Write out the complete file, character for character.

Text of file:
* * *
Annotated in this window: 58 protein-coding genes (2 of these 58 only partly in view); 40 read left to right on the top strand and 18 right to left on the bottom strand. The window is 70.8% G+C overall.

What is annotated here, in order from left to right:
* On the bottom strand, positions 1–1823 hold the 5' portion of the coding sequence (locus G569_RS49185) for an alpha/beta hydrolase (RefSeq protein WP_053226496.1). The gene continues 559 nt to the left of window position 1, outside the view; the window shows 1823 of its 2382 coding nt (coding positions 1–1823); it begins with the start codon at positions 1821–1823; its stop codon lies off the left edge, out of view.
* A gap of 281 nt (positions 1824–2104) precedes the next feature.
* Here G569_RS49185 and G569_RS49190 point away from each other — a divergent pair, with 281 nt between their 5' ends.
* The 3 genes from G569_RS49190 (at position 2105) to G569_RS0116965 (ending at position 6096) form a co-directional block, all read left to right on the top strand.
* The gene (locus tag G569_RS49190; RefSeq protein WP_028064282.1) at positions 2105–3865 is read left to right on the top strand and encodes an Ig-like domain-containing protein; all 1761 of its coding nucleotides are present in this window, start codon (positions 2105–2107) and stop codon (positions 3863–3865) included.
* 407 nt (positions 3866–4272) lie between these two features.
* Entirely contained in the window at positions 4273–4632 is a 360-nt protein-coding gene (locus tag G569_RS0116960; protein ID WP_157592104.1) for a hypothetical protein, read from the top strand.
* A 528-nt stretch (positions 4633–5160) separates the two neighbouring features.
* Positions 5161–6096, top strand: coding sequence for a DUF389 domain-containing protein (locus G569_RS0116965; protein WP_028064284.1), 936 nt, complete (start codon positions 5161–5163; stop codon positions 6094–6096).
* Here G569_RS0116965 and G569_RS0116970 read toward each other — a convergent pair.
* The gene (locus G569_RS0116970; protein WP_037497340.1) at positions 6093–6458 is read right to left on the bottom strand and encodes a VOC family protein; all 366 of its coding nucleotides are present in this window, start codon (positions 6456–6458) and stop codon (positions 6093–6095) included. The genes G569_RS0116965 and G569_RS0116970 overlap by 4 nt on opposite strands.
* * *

Annotated in this window: 58 protein-coding genes (2 of these 58 only partly in view); 40 read left to right on the top strand and 18 right to left on the bottom strand. The window is 70.8% G+C overall.

What is annotated here, in order from left to right:
* On the bottom strand, positions 1–1823 hold the 5' portion of the coding sequence (locus G569_RS49185) for an alpha/beta hydrolase (RefSeq protein WP_053226496.1). The gene continues 559 nt to the left of window position 1, outside the view; the window shows 1823 of its 2382 coding nt (coding positions 1–1823); it begins with the start codon at positions 1821–1823; its stop codon lies off the left edge, out of view.
* A gap of 281 nt (positions 1824–2104) precedes the next feature.
* Here G569_RS49185 and G569_RS49190 point away from each other — a divergent pair, with 281 nt between their 5' ends.
* The 3 genes from G569_RS49190 (at position 2105) to G569_RS0116965 (ending at position 6096) form a co-directional block, all read left to right on the top strand.
* The gene (locus tag G569_RS49190; RefSeq protein WP_028064282.1) at positions 2105–3865 is read left to right on the top strand and encodes an Ig-like domain-containing protein; all 1761 of its coding nucleotides are present in this window, start codon (positions 2105–2107) and stop codon (positions 3863–3865) included.
* 407 nt (positions 3866–4272) lie between these two features.
* Entirely contained in the window at positions 4273–4632 is a 360-nt protein-coding gene (locus tag G569_RS0116960; protein ID WP_157592104.1) for a hypothetical protein, read from the top strand.
* A 528-nt stretch (positions 4633–5160) separates the two neighbouring features.
* Positions 5161–6096, top strand: coding sequence for a DUF389 domain-containing protein (locus G569_RS0116965; protein WP_028064284.1), 936 nt, complete (start codon positions 5161–5163; stop codon positions 6094–6096).
* Here G569_RS0116965 and G569_RS0116970 read toward each other — a convergent pair.
* The gene (locus G569_RS0116970; protein WP_037497340.1) at positions 6093–6458 is read right to left on the bottom strand and encodes a VOC family protein; all 366 of its coding nucleotides are present in this window, start codon (positions 6456–6458) and stop codon (positions 6093–6095) included. The genes G569_RS0116965 and G569_RS0116970 overlap by 4 nt on opposite strands.